It’s no wonder then, given the foundations laid by Lois Duncan-type fiction, that the horror books and movies that I find most effective aren’t those featuring random invasion killers or monsters, but the narratives where loved ones or close friends turn out to be the unexpected monsters. In typical horror fashion, the recovering alcoholic heroine in A Horrible Way to Die fights for her life when it’s threatened; her other significant struggle is dealing with her inebriated past and her consequent blindness to her boyfriend being a serial killer. Themes of trust, friendship, love, and betrayal in films like the Scream series, High Tension, and I Know What You Did Last Summer (based on Duncan’s book) make my heart pound with worries as well as with fear.

Like many adult readers, I am a shameless fan of YA horror and YA speculative fiction too. I love the monsters and menaces, and I still read for the themes that first attracted me in junior high. The supernatural stories overlaid with the dominant emotional struggles of youth-- guilt, jealousy, suspicion-- provide double the satisfaction. Stories dealing with relationship horrors as well as the more traditional horrors remain my favorites. Books like The Forest of Hands and Teeth, The Reapers are the Angels, Allison Hewitt is Trapped, The Graveyard Book, Amulet series, and the Spiderwick Chronicles give me concern for the emotional health of the characters as well as their ability to stay alive and thrive under the challenges they are dealt. In YA horror, I find stories with both monsters and families, with the weird and the familiar, where characters come of age and fight for their lives at the same time.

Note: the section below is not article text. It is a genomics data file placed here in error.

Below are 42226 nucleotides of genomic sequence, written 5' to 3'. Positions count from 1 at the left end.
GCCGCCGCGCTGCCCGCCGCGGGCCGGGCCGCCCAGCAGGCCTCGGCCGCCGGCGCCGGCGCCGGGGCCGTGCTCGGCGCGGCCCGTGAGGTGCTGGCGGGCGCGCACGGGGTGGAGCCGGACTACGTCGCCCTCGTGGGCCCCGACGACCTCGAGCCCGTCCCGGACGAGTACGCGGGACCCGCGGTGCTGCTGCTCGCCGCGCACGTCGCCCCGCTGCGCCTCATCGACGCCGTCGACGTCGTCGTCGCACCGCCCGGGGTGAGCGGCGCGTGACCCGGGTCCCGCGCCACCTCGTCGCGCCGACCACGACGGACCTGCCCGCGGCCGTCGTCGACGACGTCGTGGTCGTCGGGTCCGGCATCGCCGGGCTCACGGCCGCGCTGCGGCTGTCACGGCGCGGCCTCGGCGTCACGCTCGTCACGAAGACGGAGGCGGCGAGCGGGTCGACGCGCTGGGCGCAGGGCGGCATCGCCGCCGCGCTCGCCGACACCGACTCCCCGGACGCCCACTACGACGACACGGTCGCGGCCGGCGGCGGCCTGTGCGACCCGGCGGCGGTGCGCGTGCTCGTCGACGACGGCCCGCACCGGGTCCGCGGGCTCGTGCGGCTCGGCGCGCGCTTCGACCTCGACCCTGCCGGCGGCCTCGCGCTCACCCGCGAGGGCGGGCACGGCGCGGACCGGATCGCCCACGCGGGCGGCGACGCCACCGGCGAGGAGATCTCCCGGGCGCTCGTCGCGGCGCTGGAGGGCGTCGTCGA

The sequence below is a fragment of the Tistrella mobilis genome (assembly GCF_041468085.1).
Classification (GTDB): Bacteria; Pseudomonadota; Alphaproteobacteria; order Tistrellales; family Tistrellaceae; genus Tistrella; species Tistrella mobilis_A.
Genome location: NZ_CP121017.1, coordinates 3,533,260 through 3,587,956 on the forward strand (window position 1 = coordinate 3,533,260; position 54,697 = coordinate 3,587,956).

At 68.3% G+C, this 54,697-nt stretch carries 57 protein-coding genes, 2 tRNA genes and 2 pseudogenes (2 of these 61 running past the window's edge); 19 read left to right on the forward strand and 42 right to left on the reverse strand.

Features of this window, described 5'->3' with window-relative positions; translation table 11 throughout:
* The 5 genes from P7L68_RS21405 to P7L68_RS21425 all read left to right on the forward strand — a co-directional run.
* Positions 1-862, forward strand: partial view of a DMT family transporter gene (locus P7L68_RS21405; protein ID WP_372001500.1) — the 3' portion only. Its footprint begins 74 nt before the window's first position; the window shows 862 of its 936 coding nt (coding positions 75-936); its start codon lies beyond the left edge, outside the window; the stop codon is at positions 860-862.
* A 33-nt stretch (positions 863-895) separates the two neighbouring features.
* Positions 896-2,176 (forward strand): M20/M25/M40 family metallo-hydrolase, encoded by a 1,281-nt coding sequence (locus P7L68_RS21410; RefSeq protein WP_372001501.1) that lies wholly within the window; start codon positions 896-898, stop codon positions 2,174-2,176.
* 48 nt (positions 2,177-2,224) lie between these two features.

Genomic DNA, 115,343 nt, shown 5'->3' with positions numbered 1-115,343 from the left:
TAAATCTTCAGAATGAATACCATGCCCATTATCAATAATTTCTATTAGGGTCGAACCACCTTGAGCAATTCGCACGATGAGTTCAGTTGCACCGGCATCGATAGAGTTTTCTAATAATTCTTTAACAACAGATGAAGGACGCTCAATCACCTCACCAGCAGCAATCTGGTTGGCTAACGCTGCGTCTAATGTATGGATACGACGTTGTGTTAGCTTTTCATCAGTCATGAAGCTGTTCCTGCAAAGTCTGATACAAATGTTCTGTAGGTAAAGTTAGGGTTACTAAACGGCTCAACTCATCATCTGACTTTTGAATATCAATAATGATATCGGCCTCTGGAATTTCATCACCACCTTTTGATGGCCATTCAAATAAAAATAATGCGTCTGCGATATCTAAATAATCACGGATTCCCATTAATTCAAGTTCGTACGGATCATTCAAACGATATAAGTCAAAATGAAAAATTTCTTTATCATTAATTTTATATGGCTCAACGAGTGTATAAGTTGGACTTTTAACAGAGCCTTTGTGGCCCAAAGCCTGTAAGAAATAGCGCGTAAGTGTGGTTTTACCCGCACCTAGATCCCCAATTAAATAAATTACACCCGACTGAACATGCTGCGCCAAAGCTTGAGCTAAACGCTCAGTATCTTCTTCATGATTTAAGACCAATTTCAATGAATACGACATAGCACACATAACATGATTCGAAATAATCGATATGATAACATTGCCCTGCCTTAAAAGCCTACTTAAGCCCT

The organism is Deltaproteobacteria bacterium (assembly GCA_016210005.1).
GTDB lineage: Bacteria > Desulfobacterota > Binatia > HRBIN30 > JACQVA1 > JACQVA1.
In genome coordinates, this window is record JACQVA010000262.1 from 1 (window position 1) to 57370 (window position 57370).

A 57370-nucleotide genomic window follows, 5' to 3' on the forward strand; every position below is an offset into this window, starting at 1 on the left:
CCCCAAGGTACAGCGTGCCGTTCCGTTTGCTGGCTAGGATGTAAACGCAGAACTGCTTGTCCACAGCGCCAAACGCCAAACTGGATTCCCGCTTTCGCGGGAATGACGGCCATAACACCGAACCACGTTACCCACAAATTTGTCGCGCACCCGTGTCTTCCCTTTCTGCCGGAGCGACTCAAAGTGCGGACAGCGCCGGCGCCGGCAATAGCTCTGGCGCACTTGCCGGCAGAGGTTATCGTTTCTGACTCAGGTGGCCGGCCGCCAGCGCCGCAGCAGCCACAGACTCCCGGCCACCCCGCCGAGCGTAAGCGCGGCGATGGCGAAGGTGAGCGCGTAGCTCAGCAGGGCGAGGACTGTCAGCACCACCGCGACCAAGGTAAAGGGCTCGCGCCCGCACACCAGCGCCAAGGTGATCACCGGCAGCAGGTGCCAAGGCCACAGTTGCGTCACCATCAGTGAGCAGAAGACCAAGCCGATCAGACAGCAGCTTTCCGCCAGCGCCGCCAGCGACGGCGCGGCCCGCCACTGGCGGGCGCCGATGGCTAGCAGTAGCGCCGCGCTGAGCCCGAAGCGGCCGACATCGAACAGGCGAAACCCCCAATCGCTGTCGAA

Author Bio:
Janice Leach co-authored a poetry collection with James Frederick Leach titled Til Death: Marriage Poems (Raw Dog Screaming Press, 2017), which explores the love story and the "relationship horror" of a long partnership. She also bakes pies with local ingredients; volunteers at a long term garden project in youth detention; loves and defends those around her; and writes about it all in poems, grants, and blogs. As an undergraduate at the University of Michigan, she received a Hopwood Award for poetry. She tends a rollicking kitchen garden filled with heirloom vegetables and fruit trees. 

Instagram: horrors_and_happy_afters
Twitter: @JanArbor